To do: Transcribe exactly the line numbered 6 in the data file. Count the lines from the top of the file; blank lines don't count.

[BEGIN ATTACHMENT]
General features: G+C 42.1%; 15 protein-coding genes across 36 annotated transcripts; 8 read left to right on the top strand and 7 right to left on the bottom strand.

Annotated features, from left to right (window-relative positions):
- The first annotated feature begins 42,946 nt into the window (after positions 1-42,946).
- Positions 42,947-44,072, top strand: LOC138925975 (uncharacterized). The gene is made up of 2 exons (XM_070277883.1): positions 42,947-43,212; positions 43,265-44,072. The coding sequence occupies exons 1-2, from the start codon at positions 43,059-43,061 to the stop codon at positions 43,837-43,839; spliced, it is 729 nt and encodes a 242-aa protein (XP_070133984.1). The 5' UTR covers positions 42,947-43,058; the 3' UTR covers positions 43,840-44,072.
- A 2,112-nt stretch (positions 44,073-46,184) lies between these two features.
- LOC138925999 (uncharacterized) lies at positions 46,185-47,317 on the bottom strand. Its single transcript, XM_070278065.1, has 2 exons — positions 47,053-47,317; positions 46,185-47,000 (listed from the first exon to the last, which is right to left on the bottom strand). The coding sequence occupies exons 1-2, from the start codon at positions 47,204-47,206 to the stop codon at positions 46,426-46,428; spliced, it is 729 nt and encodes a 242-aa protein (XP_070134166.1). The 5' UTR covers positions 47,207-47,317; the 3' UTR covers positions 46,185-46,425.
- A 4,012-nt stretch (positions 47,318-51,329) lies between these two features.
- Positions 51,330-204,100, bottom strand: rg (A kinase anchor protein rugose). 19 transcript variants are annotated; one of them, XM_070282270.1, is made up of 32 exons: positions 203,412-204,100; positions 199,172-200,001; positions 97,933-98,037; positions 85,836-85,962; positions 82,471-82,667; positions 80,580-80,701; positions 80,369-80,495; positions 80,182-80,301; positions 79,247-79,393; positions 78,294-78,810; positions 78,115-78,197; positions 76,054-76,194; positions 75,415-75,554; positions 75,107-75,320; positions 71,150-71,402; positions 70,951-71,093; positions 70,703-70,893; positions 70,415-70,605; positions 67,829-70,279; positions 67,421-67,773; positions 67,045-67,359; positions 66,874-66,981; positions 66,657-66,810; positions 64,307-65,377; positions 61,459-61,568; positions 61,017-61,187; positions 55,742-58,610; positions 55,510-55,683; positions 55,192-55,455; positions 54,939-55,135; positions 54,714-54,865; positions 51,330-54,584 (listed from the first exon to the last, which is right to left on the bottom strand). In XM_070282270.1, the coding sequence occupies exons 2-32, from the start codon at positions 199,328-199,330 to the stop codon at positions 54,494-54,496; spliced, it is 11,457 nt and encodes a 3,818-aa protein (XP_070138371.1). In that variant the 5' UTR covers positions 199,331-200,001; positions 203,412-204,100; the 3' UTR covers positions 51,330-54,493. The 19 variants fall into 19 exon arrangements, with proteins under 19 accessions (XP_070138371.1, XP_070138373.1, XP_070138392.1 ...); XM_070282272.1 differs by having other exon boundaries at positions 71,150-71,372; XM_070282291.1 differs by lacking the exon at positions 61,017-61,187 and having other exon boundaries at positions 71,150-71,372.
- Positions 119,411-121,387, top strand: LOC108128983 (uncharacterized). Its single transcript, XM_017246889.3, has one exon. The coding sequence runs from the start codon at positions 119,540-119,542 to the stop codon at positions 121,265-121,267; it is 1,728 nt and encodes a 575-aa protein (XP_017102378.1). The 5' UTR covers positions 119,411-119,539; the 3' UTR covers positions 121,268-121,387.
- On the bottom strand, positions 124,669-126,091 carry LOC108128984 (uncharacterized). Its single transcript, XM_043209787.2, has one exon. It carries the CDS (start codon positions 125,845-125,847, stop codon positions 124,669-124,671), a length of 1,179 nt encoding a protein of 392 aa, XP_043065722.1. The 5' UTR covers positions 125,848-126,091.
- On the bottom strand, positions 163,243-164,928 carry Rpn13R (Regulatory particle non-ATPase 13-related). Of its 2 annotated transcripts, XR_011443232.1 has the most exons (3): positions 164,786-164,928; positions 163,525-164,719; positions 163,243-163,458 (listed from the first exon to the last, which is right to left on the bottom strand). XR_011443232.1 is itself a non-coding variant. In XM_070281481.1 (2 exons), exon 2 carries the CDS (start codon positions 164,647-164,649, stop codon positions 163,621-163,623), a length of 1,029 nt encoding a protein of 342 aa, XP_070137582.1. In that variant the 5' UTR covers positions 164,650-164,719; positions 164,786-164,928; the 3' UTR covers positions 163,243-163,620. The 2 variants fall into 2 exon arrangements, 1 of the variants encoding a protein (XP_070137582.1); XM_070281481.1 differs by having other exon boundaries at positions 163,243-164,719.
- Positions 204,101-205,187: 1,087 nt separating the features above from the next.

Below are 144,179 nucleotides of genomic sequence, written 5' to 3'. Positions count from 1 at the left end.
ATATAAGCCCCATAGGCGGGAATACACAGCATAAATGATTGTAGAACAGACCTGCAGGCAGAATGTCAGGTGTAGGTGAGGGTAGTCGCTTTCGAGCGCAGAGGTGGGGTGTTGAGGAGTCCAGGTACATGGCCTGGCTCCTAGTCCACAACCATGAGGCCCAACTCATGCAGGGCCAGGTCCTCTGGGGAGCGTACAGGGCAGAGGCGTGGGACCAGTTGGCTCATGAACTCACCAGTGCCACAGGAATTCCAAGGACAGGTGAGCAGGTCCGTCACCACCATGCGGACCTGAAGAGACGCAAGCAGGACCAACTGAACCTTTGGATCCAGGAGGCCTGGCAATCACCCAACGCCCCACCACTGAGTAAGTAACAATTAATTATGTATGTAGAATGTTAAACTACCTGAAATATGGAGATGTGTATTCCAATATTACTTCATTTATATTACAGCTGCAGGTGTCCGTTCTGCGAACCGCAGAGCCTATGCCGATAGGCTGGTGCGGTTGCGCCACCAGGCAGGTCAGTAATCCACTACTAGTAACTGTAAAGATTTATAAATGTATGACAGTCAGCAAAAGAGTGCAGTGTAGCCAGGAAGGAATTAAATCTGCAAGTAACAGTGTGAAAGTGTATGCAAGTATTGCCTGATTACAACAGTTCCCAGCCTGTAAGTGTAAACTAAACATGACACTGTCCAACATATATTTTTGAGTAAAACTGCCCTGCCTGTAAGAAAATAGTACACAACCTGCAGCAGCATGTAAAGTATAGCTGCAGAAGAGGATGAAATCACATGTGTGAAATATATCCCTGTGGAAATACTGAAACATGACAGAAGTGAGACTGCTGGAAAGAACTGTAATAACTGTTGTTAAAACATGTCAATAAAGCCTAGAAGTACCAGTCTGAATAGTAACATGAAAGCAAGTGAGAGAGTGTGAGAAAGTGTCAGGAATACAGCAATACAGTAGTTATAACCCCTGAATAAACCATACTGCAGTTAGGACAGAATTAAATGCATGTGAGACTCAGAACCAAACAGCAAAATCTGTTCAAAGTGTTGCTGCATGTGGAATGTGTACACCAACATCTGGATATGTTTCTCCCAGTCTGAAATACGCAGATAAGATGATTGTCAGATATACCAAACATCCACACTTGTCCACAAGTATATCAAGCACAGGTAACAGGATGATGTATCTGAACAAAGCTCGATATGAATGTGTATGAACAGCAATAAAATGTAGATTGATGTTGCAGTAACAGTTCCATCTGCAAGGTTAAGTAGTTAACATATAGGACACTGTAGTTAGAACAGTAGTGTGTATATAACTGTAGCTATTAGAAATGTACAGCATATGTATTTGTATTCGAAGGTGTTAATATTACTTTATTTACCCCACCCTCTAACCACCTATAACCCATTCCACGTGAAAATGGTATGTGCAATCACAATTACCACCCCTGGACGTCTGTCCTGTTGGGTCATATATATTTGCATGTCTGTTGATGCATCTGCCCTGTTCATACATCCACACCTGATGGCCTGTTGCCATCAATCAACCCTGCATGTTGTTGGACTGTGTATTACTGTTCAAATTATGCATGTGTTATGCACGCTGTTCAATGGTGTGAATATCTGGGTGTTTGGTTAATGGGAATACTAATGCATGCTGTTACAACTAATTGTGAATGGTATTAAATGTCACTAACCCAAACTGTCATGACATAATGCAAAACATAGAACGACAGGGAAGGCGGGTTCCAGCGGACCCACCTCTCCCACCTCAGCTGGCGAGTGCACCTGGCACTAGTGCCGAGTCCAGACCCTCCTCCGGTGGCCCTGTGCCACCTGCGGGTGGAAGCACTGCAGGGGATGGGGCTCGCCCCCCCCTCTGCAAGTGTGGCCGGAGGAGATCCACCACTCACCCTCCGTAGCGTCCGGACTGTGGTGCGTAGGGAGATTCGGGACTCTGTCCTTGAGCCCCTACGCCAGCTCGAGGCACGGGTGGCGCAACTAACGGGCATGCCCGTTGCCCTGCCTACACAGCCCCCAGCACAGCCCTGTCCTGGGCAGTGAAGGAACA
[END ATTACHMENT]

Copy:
- LOC138925999 (uncharacterized) lies at positions 46,185-47,317 on the bottom strand. Its single transcript, XM_070278065.1, has 2 exons — positions 47,053-47,317; positions 46,185-47,000 (listed from the first exon to the last, which is right to left on the bottom strand). The coding sequence occupies exons 1-2, from the start codon at positions 47,204-47,206 to the stop codon at positions 46,426-46,428; spliced, it is 729 nt and encodes a 242-aa protein (XP_070134166.1). The 5' UTR covers positions 47,207-47,317; the 3' UTR covers positions 46,185-46,425.